Slowly, more and more buildings are moving onto BACnet/IP. There aren’t any hard and fast numbers on installations of IP versus MS/TP, but there is a growing shift in the industry. Not just because of the technological benefits — although IP is lauded for its simplicity and inherent connectivity. No, the shift is due to the business benefits of BACnet/IP.
What is the business case for BACnet/IP? Why should we be implementing this technology?
We recently had the pleasure of hosting a webinar with Phil Zito, owner of Building Automation Monthly, to dive into the reasons he sees people adopting IP. Phil and our Director of Business Development had a great time digging into everything from the Internet of Things and scalability, to the ways different topologies affect the network. Read on or watch the webinar recording for your basic introduction to the pros of IP!
The business case for IP
1. The true Internet of Things
Ryan pointed out that there are a lot of driving factors for IP, but one of the dominant elements people bring up is the Internet of Things (IoT). The Internet of Things is really being driven by the consumer side, which then pushes the industry to innovate more in the commercial Building Internet of Things (BIoT). There’s so much we can do with devices that fit in our pockets. Why wouldn’t we expect power and personalization out of the spaces where we live, work, and play, too? There are challenges that come with that, of course. The devices that we’re so used to seeing in our smart homes often don’t scale easily to a commercial building or campus. You need a structure in place that allows for interconnectivity, and BACnet/IP is becoming a go-to for that.
2. Scalability and flexibility
Phil and Ryan discussed how a zone-level network like MS/TP wasn’t designed to scale, it wasn’t designed to be flexible. It has a certain function and was designed to work in a certain way. There are limits to what MS/TP can do in terms of speed and connectivity. Phil brought up a great point that the consumption of data on a BACnet MS/TP network has to go through a supervisory device, which then normalizes that data and ultimately ends up sharing it across (most likely) an IP protocol. With IP, you’re already in that world. Interoperability and scaling your network with new devices is much simpler when you’re designing a smart building with IP.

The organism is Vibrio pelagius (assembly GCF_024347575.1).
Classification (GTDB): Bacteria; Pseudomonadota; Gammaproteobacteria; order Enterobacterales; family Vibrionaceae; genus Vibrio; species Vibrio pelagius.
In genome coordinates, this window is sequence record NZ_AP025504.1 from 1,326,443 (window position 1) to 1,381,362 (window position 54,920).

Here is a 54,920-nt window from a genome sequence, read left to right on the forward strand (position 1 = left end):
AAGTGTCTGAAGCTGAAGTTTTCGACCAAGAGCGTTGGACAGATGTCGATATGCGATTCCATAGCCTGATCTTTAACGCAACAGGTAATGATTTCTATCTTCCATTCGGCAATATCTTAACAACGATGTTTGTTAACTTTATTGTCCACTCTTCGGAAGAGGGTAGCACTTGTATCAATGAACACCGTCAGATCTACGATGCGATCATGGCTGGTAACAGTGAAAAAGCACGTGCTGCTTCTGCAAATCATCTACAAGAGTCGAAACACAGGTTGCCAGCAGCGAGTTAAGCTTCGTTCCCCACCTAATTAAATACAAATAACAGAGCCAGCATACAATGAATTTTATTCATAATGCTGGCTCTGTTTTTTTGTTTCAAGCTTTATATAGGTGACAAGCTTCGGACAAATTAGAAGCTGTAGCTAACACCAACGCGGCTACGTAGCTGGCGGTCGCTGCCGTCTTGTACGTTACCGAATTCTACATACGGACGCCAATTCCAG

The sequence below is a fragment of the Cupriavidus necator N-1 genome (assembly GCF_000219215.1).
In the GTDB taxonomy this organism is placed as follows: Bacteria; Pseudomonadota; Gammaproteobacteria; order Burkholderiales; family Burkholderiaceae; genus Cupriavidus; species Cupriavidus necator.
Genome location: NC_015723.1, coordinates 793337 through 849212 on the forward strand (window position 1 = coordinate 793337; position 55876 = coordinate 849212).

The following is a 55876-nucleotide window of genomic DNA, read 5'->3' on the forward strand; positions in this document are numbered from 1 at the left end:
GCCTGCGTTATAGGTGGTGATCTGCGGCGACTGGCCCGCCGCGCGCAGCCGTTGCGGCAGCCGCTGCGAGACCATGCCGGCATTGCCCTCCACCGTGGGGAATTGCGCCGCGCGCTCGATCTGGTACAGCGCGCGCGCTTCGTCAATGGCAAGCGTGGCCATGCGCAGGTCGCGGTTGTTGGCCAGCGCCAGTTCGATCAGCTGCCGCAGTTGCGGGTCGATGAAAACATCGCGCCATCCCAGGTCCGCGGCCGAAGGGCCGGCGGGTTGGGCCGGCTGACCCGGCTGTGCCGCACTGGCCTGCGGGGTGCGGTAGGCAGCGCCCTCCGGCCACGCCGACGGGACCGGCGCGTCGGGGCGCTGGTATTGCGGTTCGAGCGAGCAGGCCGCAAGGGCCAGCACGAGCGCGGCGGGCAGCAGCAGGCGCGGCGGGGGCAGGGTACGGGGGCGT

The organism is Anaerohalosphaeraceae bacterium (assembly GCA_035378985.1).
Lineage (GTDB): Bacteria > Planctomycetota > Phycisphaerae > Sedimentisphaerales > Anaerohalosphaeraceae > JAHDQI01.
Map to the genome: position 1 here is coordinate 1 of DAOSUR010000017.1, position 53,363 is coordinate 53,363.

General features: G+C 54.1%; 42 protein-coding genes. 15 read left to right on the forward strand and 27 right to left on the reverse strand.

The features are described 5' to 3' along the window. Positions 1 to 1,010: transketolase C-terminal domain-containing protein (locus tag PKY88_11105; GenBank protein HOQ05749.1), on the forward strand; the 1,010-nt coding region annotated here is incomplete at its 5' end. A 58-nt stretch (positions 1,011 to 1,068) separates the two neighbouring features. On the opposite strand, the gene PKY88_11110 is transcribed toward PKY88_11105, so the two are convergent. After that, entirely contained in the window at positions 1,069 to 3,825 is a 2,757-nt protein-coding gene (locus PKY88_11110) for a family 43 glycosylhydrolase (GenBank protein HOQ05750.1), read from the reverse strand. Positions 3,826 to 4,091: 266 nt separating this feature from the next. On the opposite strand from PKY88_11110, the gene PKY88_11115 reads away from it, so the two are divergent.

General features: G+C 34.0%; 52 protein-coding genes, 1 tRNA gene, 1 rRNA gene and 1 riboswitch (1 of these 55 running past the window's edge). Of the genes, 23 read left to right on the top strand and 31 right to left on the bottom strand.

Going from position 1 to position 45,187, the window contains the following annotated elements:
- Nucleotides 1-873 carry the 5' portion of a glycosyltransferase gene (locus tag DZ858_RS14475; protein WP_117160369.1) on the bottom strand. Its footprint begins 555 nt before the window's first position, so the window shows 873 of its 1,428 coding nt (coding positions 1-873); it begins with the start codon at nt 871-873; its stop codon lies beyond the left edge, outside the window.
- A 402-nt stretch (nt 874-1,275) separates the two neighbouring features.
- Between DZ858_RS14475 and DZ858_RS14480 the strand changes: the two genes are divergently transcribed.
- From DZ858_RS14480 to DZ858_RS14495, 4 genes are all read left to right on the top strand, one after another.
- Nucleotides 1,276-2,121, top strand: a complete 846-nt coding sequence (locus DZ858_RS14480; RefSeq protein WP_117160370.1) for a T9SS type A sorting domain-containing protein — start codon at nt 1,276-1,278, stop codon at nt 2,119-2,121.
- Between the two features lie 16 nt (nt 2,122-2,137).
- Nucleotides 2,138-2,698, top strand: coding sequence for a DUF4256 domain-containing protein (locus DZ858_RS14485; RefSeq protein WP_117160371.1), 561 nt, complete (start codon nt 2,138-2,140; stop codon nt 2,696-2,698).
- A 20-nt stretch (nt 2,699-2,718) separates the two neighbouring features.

3. Infrastructure for the future
One of the biggest challenges that Phil said he’s seen over his year’s of integration is the problem of data normalization. Normalizing data to achieve the use case is still one of the biggest challenges with smart buildings because it’s not something that gets specified. You don’t look in the spec and see how you normalize these different types of data. So systems where you don’t have to normalize data as much are going to give you a better foundation for the future.
4. Financial savings
Phil addressed the question of cost. Many people argue IP is more expensive, and balk at the upfront costs. But the important thing to understand is that there are different architectures in an IP system. That’s really important to understand, because it’s not all expensive, IT-grade switches in a star configuration. They dive more into the topologies further on in the webinar, but it’s important to understand that there are key differences.
5. Ease of use and staff expertise
There’s a big need to understand IP, and it’s not as scary as it’s often made out to be. IP is just another method of connectivity. That’s it! There are best practices that you need to implement, but it’s just another set of tools, programs, and methods to wrap your head around. If you’ve managed to learn MS/TP, you can certainly learn IP. In fact, we hear of a lot of people actually find IP quite simple to use!
IP vs. MS/TP: How are they different?
From 24:20 to 48:56, they covered some of the different topologies you find in IP networks. If you’re looking for an introduction to different BACnet IP topologies, you can review the star topology at 24:20, the tree topology at 28:51, the ring topology at 45:44, and the line topology at 48:09. Skip ahead if you’re interested in learning more about those topologies!
Diagram via Wikipedia.
There are a lot of reasons to adopt IP, and we hope this webinar gave you another perspective. Be sure to check out our webinars page, to stay up to date on our latest sessions!